• Jennifer Robinson Whaley says:

    A year ago I got my family tree from my mother who had kept it all in her Bible. I am over three fourths cherokee Indian. My fiance had spoken of a Wampus Cat that he and his cousins had seen on our land as children.We moved to the thirteen acre property last June. I saw something behind our house that i thought was a ghost and another spirit just before dawn.It looked at me as if it were looking into my soul and what I felt was pure rage.When I described what I had seen to my fiance he told me it was the same Wampus Cat he had seen as a child. This is the first time I have looked it up and find this very interesting. Two years ago I gave my three daughters Indian names. My eleven year old named Hannah is the one I gave the name Running Deer. I never knew the story behind all of this and just want to thank you for post.

  • Jennifer Robinson Whaley says:

    who has a drawing or picture of the wampus cat

  • TJ Morrison says:

    I live in Atoka, Oklahoma. I am in McCall Middle School. McCall is the last name of the Mayor that built the school. But anyways, My school’s nickname is the Wampus Cats, so it’s
    The Atoka Wampus Cats. Our football team is good, and so is our softball and baseball team. Basketball, mabye a so-so.

  • Nancy Stafford Griesinger says:

    Catty-Wampus in our neighborhood always meant a rather mixed up situation.
    My people lived in Western North Carolina in what is now Eastern Tennessee. They traveled west and settled (some of them) in Northwestern Tennessee.

  • […] panther.  It’s a creepy ghost story, basically, and like any legend, there are different versions.   If you’re building a party, these are your strong warrior types.  (You know the drill by […]

  • Shannon Duzan-Fowler says:

    The Etowah mounds in Georgia aren’t Cherokee mounds. They were built by the Mississippian Period mound builders (thought to be the ancestors of both the Cherokee and the Creek).

  • brave heart bull says:

    Etowah is a corruption of the Muskogee word, Etalwuh ( E’tvlwv in our language)meaning: Their Town, as in someone else’s. If you remove the “E”, making it Tv’lwav, it then becomes personal.

  • Tony Williams says:

    As a boy growing up in rural northwest Florida, my Granny used the term “Wampus-Cat” to scare us back into the house at dark or at dinner time. Best of my recollection, she described this thing as evil and “of the devil”. Ran on all fours or upright, long fangs and claws and his scream could be heard for a country mile. I remember this as a useful method for her getting my cooperation.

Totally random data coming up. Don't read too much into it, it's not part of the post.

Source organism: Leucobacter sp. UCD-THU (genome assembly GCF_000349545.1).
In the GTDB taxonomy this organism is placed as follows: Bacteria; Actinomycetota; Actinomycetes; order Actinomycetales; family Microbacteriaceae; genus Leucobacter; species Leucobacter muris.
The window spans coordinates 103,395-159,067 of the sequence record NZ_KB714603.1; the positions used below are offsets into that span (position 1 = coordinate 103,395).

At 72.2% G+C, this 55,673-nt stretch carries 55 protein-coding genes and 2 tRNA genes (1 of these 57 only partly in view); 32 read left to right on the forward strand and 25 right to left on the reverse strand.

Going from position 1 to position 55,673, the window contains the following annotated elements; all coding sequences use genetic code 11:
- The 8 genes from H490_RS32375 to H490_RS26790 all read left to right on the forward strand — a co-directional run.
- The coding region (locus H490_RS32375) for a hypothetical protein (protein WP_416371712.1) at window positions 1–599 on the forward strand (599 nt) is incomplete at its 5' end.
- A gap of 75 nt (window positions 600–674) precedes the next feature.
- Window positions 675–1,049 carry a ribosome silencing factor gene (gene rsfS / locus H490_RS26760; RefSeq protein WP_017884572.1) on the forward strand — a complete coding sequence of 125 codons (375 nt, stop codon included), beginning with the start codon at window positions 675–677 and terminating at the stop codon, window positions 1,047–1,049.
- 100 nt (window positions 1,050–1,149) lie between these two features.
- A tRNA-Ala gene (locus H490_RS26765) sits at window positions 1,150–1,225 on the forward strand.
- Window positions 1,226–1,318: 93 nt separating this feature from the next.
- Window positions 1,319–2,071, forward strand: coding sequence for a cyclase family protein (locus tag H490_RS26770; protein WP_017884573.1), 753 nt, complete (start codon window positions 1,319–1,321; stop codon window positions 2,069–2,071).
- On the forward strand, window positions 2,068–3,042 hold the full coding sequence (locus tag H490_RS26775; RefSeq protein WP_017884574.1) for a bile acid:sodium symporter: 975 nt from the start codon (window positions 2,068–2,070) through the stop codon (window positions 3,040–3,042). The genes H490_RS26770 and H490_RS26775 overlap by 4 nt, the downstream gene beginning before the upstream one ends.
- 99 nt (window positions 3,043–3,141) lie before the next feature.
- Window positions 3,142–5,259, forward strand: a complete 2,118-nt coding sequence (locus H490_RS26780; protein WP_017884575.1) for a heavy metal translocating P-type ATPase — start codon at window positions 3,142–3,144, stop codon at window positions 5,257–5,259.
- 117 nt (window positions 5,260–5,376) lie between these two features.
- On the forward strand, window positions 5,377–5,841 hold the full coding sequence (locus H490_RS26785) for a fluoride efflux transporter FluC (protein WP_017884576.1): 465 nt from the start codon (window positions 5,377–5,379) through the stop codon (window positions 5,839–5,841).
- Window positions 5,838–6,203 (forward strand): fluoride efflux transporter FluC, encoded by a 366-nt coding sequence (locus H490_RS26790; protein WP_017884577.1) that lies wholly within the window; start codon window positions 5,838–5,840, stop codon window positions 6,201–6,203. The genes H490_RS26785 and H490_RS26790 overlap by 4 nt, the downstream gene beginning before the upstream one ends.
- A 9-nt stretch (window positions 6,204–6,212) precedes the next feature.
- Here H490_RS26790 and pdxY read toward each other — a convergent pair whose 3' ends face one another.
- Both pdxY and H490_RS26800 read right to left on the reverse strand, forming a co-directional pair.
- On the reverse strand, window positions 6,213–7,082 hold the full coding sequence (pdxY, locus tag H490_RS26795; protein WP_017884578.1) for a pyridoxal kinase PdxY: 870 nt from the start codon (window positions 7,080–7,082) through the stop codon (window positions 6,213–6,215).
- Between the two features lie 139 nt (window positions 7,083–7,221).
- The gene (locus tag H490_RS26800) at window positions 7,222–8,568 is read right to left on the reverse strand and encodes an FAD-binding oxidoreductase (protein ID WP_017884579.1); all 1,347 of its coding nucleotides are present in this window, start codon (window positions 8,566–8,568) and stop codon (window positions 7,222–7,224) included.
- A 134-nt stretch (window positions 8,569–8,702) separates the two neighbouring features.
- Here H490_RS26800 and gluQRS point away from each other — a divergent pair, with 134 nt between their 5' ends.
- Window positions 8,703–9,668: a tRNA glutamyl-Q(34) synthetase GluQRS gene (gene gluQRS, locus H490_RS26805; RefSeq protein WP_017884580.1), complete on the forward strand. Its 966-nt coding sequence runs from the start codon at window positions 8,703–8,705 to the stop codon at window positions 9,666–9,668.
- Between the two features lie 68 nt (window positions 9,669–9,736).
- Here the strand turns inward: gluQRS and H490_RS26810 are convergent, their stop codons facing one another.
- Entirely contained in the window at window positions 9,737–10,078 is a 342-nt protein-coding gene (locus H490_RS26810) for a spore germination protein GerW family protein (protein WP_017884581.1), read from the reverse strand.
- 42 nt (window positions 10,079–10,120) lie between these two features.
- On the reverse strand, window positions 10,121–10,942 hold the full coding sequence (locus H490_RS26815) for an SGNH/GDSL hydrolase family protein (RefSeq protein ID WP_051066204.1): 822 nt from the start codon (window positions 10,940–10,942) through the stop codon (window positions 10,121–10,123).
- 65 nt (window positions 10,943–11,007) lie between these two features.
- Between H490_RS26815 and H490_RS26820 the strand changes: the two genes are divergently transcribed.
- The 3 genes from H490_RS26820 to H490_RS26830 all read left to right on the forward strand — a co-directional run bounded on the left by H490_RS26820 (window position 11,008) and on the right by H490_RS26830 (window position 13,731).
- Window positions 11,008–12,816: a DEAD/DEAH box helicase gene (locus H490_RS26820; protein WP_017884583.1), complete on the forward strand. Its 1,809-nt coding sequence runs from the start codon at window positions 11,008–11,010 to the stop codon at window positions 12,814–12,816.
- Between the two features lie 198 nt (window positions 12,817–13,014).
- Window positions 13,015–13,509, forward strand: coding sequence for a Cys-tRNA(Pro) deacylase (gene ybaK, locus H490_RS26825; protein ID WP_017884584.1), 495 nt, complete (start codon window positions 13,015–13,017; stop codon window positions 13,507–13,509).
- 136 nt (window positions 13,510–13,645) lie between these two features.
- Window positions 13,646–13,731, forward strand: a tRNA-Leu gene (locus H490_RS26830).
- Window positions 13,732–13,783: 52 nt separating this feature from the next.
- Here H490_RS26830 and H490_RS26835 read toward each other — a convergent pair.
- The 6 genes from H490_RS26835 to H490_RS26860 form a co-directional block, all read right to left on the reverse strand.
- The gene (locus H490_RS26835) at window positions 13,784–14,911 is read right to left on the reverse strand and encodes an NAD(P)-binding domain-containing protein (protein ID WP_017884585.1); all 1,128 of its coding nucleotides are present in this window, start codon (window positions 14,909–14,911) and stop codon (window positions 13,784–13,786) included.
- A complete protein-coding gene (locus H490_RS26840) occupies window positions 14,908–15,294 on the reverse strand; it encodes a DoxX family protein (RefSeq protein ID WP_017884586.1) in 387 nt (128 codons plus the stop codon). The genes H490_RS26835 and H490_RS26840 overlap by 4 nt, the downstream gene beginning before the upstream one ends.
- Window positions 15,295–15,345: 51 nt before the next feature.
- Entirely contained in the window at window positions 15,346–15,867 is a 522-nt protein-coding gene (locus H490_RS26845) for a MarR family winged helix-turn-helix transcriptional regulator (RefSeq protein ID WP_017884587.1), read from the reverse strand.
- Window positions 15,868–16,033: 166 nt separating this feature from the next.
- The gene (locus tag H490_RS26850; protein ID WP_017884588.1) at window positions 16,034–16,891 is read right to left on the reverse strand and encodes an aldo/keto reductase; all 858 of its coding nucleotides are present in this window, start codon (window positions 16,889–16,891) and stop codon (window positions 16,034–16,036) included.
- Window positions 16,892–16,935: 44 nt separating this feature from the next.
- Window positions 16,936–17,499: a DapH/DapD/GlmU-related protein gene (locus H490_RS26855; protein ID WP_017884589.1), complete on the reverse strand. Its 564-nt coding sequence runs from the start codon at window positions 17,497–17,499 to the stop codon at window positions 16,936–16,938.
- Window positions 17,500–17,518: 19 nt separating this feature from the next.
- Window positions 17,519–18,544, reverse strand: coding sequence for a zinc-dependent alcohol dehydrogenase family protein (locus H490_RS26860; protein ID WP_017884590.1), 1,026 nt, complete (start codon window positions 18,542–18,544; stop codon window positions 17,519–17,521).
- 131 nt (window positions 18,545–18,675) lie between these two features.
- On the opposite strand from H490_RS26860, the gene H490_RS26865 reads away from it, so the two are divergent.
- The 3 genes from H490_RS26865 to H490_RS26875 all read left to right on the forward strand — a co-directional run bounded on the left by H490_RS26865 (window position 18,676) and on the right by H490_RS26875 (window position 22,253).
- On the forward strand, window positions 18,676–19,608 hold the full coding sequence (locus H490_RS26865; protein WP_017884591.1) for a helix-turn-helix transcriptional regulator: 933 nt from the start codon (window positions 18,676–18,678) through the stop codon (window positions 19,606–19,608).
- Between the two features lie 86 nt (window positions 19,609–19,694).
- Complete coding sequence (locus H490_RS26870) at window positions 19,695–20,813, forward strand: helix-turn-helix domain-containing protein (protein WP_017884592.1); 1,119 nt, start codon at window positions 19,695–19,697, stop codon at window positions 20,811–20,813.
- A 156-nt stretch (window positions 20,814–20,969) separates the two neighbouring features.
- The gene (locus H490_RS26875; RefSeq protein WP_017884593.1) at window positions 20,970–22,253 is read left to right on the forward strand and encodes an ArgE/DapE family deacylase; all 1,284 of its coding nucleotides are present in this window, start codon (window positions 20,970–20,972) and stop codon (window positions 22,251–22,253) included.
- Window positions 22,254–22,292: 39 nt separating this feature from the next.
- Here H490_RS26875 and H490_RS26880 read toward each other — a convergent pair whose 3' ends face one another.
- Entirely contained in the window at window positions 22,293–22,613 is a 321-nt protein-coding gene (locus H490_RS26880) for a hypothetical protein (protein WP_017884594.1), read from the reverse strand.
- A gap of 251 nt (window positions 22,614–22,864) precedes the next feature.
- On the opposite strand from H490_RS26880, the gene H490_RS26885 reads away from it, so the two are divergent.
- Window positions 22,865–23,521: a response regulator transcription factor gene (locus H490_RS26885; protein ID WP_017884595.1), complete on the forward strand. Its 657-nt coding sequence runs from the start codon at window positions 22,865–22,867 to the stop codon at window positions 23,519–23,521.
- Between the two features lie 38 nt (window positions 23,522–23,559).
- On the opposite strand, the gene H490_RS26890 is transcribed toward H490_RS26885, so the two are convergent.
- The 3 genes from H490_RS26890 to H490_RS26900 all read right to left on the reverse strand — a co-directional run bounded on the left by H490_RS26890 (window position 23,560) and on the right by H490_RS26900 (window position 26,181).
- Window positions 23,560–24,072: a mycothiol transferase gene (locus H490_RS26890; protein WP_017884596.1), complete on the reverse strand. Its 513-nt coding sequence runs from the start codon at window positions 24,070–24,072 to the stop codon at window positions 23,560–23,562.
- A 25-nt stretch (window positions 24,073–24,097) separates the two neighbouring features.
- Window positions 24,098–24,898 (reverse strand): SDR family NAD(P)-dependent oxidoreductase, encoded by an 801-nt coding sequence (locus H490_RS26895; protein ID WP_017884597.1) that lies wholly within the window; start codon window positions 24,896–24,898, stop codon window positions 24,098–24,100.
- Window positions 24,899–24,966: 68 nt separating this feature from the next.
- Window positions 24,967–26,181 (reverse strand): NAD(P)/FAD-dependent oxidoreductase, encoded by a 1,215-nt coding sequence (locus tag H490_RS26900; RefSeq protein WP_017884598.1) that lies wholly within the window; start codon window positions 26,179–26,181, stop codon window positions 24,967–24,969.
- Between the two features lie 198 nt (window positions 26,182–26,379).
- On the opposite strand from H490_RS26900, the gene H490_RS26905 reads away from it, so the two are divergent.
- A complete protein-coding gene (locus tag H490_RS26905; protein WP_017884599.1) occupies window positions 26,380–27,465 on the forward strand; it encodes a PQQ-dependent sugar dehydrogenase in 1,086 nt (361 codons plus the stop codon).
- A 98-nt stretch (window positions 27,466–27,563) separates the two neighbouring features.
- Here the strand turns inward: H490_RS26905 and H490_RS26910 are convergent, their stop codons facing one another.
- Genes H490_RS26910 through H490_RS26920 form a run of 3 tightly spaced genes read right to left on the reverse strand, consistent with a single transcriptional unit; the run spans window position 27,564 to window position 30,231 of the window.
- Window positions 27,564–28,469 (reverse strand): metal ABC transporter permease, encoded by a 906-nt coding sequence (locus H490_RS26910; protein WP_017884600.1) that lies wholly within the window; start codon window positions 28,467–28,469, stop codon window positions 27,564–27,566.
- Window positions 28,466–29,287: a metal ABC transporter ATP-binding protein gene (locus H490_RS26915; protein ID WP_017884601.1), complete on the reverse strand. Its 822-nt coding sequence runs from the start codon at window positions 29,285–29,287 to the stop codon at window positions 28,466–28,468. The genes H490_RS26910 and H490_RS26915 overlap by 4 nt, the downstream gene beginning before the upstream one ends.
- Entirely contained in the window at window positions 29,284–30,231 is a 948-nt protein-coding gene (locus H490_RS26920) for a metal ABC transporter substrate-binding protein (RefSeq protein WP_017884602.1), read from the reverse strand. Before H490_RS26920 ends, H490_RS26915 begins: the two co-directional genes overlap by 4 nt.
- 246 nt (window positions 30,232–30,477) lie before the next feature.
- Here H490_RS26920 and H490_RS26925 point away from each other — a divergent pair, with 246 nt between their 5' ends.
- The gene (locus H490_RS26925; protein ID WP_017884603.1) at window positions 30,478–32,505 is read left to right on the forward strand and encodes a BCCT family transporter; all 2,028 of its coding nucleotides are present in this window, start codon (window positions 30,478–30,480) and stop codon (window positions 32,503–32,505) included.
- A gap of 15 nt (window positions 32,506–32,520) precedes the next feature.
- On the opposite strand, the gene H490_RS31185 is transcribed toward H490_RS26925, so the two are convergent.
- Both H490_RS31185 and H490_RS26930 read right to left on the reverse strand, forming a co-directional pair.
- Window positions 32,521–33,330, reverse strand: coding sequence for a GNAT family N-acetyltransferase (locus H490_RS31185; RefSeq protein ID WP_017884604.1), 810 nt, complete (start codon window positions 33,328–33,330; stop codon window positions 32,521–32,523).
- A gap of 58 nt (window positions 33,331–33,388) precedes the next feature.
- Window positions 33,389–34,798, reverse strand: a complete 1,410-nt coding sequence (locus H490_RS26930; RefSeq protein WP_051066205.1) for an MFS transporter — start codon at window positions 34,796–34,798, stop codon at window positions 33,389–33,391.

• BigUrn says:

    The Catty-Wampus don’t give a fuck.

  • Tony says:

    I was attacked by a Wampus cat as a child. My Mamaw would always holler right before dark, “you kids better get in here before the wampus cat gets you” and we would come runnin to the house. A kid at school made fun of me for believing in the wampus cat. One evening we were playing outside and my mamaw hollered the usual. I shot back “Aint no such thing as a wampus cat, we’ll be in when the game is over!” About 30 minutes later I came up to the house and as soon as I opened the screen door, the Wampus cat got me. Its claws felt like a switch on the back of my legs. I learned that a wampus cat is actually a whoop ass cat and it don’t like being sassed.

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You’d have that feeling then of being way far back

Posted by Dave Tabler | October 12, 2017

From 1935-1943, President Franklin Roosevelt looked to the U.S. Farm Security Administration, under the direction of Roy Stryker, to photograph people in need across the country in order to help sell his New Deal programs to the public.

Ben Shahn was one of the first photographers Styker hired. Shahn worked for a part of the project called Special Skills, and also helped create posters and other graphic arts.

“It was a really tough time,” remembered Shahn years later, “and when this thing came along and this idea that I must wander around the country a bit for three months. . . I just nearly jumped out of my skin with joy. And not only that, they were going to give me a salary too! I just couldn’t believe it.”

In October 1935 Shahn and his wife Bernarda started out on the first trip in a Model A Ford. Heading for West Virginia, he took photographs in Monongalia County before arriving in Logan County. The couple spent a Sunday and Monday in Omar and also visited Freeze Fork before moving on through Williamson to Kentucky and Tennessee, and then into the deep South.